Between each of my fingers ribbons of my daughter’s hair trellis down over my forearms. My daughter, now twelve sits between my thighs, resting her arms over my legs. The vulnerability of her with me and I with her is potent. I can smell her. I can feel her breath enter and leave her body. My hands map and divide regions of hair on her head. We make small talk while the motion of my hands move one over the other.Finger over finger, weaving tendrils together to form a rope that divides her back between her shoulder blades. Her body shifts from between my thighs to move about in the world and she gets on with her day. She came from my womb just as she came to me wanting to have her braided. With innocence and expectance, we all can claim the womb as our first home, knowing she is not mine to make mine or keep forever in my home.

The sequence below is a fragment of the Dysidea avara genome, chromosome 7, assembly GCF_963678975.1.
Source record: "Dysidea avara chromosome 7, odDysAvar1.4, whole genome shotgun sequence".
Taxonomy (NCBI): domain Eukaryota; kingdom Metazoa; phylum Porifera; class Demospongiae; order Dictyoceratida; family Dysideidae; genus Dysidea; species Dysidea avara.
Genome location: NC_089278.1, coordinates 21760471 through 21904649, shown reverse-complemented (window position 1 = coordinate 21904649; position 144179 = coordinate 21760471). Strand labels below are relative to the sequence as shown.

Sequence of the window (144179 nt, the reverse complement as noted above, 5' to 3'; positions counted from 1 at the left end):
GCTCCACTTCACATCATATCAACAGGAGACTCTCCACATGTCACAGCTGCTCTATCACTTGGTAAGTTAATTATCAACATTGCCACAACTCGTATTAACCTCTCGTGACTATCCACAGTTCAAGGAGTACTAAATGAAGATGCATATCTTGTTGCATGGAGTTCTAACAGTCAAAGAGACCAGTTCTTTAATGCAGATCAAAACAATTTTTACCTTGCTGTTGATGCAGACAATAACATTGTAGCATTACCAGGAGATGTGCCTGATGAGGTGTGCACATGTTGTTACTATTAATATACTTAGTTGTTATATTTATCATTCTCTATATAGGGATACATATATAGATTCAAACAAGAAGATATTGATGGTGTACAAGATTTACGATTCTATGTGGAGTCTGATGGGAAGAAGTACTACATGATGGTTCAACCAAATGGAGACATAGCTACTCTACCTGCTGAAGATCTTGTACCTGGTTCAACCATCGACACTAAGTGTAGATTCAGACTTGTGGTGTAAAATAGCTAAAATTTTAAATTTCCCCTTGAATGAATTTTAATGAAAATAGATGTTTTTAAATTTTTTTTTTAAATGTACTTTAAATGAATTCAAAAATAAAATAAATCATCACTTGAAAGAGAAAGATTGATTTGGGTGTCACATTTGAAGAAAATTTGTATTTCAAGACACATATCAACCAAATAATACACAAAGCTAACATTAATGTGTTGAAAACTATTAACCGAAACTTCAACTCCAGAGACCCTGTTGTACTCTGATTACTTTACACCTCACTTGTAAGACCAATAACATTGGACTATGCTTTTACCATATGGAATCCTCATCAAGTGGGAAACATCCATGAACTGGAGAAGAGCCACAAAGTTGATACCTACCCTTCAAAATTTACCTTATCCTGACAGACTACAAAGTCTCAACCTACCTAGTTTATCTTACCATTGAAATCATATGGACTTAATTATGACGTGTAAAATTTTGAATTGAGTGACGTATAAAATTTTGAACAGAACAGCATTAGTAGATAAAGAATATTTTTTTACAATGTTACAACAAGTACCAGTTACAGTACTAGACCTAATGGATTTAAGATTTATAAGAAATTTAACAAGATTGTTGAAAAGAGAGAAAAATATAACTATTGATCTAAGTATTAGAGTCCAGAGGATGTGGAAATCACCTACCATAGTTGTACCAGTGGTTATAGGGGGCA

The habitual movements of my fingers seem ingrained in my muscle’s memory from a deep, marrowed place. The same place of connection for thousands of people everyday across the arc of time. Our hair is the part of our outward self that grows from inside us. Touching, caressing, stroking, pulling, shaving, cutting, locking, medicalizing, and tending the outer garment of our hair translates into deep communion of souls. Not just with our own, but with everyone else’s. Hair is a powerful medium for how we communicate the way we view the world and our place in it. Hair is not just personal, it is political, it is social, and thus, ritualized.
But do the rituals re-enchant us to intimate understanding of ourselves, our daughters, and the womb of our ancestors or serve to civilize one another?